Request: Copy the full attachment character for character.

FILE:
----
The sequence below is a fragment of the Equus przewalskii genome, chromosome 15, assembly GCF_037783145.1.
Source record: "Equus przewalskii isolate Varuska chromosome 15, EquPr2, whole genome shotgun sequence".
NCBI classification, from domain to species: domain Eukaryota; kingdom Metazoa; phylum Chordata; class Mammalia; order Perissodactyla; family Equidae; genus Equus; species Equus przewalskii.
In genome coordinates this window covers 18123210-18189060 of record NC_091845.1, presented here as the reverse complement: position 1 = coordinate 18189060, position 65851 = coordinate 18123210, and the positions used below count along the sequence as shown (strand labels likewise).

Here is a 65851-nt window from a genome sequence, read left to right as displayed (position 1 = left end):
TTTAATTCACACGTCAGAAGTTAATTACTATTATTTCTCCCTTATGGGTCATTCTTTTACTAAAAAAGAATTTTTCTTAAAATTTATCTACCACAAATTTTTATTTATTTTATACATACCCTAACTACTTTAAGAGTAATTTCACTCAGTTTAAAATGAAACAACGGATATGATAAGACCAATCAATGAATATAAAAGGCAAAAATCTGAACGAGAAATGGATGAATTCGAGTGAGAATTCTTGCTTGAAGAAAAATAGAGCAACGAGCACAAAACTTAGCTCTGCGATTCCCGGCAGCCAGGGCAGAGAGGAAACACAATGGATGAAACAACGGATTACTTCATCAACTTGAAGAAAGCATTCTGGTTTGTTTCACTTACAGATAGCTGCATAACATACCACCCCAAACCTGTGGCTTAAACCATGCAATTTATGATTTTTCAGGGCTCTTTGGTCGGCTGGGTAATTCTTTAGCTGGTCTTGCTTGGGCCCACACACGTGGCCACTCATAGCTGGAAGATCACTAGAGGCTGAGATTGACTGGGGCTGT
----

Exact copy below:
The sequence below is a fragment of the Equus przewalskii genome, chromosome 15, assembly GCF_037783145.1.
Source record: "Equus przewalskii isolate Varuska chromosome 15, EquPr2, whole genome shotgun sequence".
NCBI classification, from domain to species: domain Eukaryota; kingdom Metazoa; phylum Chordata; class Mammalia; order Perissodactyla; family Equidae; genus Equus; species Equus przewalskii.
In genome coordinates this window covers 18123210-18189060 of record NC_091845.1, presented here as the reverse complement: position 1 = coordinate 18189060, position 65851 = coordinate 18123210, and the positions used below count along the sequence as shown (strand labels likewise).

Here is a 65851-nt window from a genome sequence, read left to right as displayed (position 1 = left end):
TTTAATTCACACGTCAGAAGTTAATTACTATTATTTCTCCCTTATGGGTCATTCTTTTACTAAAAAAGAATTTTTCTTAAAATTTATCTACCACAAATTTTTATTTATTTTATACATACCCTAACTACTTTAAGAGTAATTTCACTCAGTTTAAAATGAAACAACGGATATGATAAGACCAATCAATGAATATAAAAGGCAAAAATCTGAACGAGAAATGGATGAATTCGAGTGAGAATTCTTGCTTGAAGAAAAATAGAGCAACGAGCACAAAACTTAGCTCTGCGATTCCCGGCAGCCAGGGCAGAGAGGAAACACAATGGATGAAACAACGGATTACTTCATCAACTTGAAGAAAGCATTCTGGTTTGTTTCACTTACAGATAGCTGCATAACATACCACCCCAAACCTGTGGCTTAAACCATGCAATTTATGATTTTTCAGGGCTCTTTGGTCGGCTGGGTAATTCTTTAGCTGGTCTTGCTTGGGCCCACACACGTGGCCACTCATAGCTGGAAGATCACTAGAGGCTGAGATTGACTGGGGCTGT